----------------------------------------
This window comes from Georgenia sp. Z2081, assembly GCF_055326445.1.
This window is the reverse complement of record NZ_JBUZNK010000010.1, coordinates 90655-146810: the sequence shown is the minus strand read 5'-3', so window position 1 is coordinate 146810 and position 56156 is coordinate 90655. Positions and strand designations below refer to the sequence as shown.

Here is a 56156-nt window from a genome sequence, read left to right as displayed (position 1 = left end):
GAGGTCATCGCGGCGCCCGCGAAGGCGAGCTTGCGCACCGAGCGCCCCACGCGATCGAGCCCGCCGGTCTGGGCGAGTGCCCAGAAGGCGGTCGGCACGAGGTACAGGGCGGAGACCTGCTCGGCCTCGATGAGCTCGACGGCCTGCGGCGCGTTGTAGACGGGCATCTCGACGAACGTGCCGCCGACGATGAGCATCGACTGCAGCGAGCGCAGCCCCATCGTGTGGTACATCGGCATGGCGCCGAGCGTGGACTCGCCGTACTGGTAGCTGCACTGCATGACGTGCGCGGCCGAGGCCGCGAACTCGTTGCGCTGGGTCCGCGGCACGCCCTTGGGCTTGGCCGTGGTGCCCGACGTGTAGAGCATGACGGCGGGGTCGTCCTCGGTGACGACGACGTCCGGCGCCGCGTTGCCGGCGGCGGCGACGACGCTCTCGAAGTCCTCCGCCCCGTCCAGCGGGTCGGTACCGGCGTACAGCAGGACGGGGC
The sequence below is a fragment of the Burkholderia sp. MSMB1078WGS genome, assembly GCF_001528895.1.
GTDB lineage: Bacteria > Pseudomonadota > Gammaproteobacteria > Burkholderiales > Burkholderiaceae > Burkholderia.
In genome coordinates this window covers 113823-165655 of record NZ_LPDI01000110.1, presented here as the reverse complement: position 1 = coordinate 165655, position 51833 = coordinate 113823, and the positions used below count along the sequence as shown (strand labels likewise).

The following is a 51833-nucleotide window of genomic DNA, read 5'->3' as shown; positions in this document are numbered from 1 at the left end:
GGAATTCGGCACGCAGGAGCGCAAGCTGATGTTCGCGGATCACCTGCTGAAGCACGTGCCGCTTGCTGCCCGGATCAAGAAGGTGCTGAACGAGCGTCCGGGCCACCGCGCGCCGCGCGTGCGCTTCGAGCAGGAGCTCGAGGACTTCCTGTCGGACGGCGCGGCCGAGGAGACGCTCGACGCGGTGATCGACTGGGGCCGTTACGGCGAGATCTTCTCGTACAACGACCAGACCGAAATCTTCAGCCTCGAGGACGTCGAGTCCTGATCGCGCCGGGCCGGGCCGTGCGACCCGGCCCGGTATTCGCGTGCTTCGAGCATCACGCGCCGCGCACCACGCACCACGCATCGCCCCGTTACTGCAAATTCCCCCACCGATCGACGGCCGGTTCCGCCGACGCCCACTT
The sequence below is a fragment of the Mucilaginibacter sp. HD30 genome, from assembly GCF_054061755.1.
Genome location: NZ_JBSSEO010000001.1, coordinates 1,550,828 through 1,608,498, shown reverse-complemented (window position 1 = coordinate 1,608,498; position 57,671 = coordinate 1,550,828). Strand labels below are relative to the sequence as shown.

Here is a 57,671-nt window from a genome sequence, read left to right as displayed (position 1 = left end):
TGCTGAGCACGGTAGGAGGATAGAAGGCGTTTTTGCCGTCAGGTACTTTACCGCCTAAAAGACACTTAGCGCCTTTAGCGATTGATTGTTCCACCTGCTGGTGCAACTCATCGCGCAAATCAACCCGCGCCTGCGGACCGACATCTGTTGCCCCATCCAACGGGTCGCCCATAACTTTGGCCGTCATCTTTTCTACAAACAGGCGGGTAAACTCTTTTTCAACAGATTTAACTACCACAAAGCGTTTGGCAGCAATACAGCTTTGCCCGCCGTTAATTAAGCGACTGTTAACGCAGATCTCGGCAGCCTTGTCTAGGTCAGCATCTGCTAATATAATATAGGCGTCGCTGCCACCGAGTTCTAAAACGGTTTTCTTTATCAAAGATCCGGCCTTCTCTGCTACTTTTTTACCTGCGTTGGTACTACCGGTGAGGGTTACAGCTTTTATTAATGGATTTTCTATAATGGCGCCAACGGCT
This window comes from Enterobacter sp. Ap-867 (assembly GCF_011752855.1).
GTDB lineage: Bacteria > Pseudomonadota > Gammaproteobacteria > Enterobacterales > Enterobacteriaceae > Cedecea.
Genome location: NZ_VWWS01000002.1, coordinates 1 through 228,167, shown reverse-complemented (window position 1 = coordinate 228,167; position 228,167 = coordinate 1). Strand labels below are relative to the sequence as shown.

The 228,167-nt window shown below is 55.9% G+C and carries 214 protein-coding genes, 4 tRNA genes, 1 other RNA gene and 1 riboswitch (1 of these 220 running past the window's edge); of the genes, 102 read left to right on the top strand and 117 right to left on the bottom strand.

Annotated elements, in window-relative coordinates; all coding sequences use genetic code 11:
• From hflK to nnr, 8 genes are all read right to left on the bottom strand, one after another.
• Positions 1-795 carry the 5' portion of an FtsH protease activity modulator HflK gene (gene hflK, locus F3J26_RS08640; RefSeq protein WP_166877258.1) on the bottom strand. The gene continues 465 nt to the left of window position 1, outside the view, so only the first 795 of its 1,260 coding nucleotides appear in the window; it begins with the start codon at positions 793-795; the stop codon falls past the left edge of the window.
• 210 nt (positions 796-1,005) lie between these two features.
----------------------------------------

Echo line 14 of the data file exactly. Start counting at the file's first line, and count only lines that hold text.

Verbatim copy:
This window comes from Enterobacter sp. Ap-867 (assembly GCF_011752855.1).